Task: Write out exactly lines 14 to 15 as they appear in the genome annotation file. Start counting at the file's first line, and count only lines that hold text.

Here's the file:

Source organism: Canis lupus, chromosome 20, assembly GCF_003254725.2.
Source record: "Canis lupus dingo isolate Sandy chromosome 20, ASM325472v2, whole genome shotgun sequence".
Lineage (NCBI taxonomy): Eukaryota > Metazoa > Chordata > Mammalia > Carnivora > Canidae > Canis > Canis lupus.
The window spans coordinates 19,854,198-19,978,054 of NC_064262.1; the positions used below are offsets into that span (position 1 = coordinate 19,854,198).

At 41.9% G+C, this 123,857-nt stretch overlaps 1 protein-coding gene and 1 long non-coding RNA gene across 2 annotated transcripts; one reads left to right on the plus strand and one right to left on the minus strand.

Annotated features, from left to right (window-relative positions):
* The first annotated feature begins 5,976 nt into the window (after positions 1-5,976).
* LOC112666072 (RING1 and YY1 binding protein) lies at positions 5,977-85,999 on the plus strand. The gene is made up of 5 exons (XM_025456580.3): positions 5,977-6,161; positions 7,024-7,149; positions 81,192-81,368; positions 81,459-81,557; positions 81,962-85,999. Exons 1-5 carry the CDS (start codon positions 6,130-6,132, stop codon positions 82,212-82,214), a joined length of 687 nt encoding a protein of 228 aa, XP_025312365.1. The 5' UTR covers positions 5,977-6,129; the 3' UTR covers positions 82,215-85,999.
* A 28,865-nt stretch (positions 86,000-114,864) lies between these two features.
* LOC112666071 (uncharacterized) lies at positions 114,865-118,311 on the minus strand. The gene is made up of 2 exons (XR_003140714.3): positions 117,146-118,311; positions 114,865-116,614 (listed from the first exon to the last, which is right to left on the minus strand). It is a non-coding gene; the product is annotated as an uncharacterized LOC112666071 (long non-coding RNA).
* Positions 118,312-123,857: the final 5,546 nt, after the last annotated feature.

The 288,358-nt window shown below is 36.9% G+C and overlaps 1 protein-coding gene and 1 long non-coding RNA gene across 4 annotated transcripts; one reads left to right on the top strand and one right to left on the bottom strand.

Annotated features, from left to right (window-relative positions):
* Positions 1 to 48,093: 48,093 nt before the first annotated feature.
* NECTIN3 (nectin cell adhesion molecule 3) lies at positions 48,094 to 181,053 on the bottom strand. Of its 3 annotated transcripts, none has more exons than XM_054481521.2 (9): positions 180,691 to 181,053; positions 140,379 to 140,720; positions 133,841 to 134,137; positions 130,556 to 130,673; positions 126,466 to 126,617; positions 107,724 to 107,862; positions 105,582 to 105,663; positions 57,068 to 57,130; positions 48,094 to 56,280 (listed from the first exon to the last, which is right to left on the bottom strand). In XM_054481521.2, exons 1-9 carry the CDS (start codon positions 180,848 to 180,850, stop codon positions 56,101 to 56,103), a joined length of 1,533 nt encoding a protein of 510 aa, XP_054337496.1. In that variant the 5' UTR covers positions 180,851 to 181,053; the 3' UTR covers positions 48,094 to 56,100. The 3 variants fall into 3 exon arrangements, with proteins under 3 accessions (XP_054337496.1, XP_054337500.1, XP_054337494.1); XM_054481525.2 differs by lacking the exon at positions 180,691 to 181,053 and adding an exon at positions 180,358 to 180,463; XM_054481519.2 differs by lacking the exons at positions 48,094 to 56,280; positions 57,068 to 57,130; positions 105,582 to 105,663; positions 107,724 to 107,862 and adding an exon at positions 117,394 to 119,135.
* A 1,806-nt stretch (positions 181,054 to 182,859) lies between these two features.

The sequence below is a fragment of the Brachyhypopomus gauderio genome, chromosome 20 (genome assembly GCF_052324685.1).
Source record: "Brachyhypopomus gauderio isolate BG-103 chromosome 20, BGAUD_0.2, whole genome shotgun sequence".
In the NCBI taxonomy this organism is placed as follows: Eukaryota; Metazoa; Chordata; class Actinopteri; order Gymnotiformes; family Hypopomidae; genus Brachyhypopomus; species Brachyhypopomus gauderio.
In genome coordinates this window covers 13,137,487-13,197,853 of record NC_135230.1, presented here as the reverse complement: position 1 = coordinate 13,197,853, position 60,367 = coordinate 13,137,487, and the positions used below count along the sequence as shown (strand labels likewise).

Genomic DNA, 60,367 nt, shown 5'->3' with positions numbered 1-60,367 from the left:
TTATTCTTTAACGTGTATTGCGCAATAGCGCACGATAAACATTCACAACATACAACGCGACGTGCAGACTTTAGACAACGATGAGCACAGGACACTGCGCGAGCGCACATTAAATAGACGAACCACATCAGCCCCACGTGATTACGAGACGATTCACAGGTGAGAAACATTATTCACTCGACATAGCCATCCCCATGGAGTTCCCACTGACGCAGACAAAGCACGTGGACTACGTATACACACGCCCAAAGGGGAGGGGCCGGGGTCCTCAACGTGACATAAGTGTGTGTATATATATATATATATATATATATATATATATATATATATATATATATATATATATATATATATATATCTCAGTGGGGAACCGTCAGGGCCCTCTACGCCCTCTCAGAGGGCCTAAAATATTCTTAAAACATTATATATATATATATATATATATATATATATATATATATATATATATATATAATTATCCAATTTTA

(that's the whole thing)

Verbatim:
* Positions 1 to 48,093: 48,093 nt before the first annotated feature.
* NECTIN3 (nectin cell adhesion molecule 3) lies at positions 48,094 to 181,053 on the bottom strand. Of its 3 annotated transcripts, none has more exons than XM_054481521.2 (9): positions 180,691 to 181,053; positions 140,379 to 140,720; positions 133,841 to 134,137; positions 130,556 to 130,673; positions 126,466 to 126,617; positions 107,724 to 107,862; positions 105,582 to 105,663; positions 57,068 to 57,130; positions 48,094 to 56,280 (listed from the first exon to the last, which is right to left on the bottom strand). In XM_054481521.2, exons 1-9 carry the CDS (start codon positions 180,848 to 180,850, stop codon positions 56,101 to 56,103), a joined length of 1,533 nt encoding a protein of 510 aa, XP_054337496.1. In that variant the 5' UTR covers positions 180,851 to 181,053; the 3' UTR covers positions 48,094 to 56,100. The 3 variants fall into 3 exon arrangements, with proteins under 3 accessions (XP_054337496.1, XP_054337500.1, XP_054337494.1); XM_054481525.2 differs by lacking the exon at positions 180,691 to 181,053 and adding an exon at positions 180,358 to 180,463; XM_054481519.2 differs by lacking the exons at positions 48,094 to 56,280; positions 57,068 to 57,130; positions 105,582 to 105,663; positions 107,724 to 107,862 and adding an exon at positions 117,394 to 119,135.